1. State agencies, regulators, utilities, lawmakers, and tribal governments should coordinate to ensure consumers benefit from IRA customer incentives as soon as funds are available.
State agency and tribal government coordination to deploy IRA funds quickly and efficiently will provide relief to consumers struggling with high energy costs. State energy offices and tribal governments should familiarize themselves with the details of various IRA programs and develop strategies to streamline program requirements, such as verification of low- and moderate-income consumer eligibility and demonstration of measured and modeled energy savings. State energy offices should also work closely with the U.S. Department of Energy, which has established a dedicated Office of State and Community Energy Programs to assist with implementation.
Utilities, along with their regulators and governing bodies, should proactively coordinate with State energy offices to determine how utility efficiency programs can complement IRA funding so households receive the maximum possible efficiency and electrification support.
States and utilities that already offer programs targeting low- and moderate-income households should work to increase enrollment, as communication on affordability support programs has been reported to reach only a nominal percentage of eligible households. New outreach strategies, improved information accessibility, and simplified application processes can help. Auto-enrolling households for affordable bill programs if they receive other income-based assistance (such as LIHEAP or the Supplemental Nutrition Assistance Program) can reach more households.
State lawmakers and local governments can address short-term challenges through programs such as arrearage relief and payment plan support for low-income customers and those behind on energy bills.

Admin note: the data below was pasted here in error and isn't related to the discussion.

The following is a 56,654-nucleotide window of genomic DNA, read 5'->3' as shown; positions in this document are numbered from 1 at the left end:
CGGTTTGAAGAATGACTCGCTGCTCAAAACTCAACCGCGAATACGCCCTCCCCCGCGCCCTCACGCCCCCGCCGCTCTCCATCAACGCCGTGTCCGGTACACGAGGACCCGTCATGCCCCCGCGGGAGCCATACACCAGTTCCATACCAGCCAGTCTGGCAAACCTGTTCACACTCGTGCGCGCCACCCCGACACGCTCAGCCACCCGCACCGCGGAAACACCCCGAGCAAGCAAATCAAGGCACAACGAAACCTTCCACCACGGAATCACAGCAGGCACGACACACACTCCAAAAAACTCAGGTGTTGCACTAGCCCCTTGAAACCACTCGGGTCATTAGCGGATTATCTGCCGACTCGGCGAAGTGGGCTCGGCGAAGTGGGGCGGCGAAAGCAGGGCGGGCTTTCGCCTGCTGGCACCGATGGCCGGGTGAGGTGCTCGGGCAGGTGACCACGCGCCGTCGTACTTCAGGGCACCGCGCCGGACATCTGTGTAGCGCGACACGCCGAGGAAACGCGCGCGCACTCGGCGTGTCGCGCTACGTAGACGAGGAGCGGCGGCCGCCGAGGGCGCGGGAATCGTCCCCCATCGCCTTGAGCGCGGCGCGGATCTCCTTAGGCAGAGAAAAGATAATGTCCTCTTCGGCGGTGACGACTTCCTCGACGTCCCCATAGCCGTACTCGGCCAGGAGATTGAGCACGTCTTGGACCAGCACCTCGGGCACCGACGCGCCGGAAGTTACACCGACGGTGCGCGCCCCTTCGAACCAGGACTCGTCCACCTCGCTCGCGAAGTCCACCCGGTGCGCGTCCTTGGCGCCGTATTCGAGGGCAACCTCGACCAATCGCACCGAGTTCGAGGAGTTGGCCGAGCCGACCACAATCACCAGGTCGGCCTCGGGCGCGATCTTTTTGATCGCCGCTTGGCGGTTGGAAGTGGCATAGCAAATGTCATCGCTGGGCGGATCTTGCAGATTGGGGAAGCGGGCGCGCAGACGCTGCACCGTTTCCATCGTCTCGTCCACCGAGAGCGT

2. Utility regulators should adopt and implement an energy equity framework to guide decision-making and prioritize those who need it most.
In addition to maximizing IRA incentives, adopting an equity framework can guide regulatory decision-making to relieve energy burdens for low-income ratepayers. For example, California’s affordability framework for rate increases considers three household affordability metrics: energy burden (calculated as an affordability ratio), hours of minimum wage worked, and a measure of community vulnerability. These tools can help utility regulators make informed decisions based on how rate increases impact the most vulnerable households.
Equity frameworks can also bring community voices into regulatory decision-making, generating more equitable outcomes for clean energy access, ratepayer affordability, and pilot projects. For example, extensive community engagement and listening sessions during development of Illinois’ Climate and Equitable Jobs Act resulted in equity-centric programs, including creating a Renewable Energy Access Plan for equitable decarbonization.
3. State utility regulators should consider innovative regulatory mechanisms to advance energy affordability writ large.
Innovative ratemaking can lessen affordability pressures in the context of climate change and decarbonization imperatives. States can tailor various examples of successful policy to fit the unique needs of their utilities and their customers. Three approaches are worth highlighting:
Income-based rates can reduce energy burdens for those most struggling to pay rising energy bills. For example, Connecticut’s newly piloted discounted rates address energy burdens for the most vulnerable consumers. More manageable bills for lower-income customers also leads to lower arrearages, thus avoiding the need for the utility to collect those debts from all customer classes.
Performance-based ratemaking, or PBR, directs utilities to align profit motives with defined performance metrics based on policy and regulatory objectives, rather than rewarding utilities solely for infrastructure and capital investments. For example, Hawaii’s PBR reduced customer rates nearly $70 million through 2025 based on a “customer dividend” in the commission-adopted PBR framework.
Requirements for gas and electric utilities to file joint plans for infrastructure investments can further minimize ratepayer costs, based on changing usage and demand. This novel approach can identify growth assumption incongruencies and planning methodology disparities, avoiding duplicative investments that raise rates for both electric and gas customers (which are often the same customer). In the era of increasing electrification, this strategy merits consideration
States can cut emissions and energy burdens
As we transition to a clean energy grid, state policymakers and utility regulators must give greater attention to energy affordability for all, and especially for lower-income and underserved households. Together, strategic IRA implementation, utilization of existing programs, equitable policy design, and innovative ratemaking will stabilize household energy bills and lower energy burdens.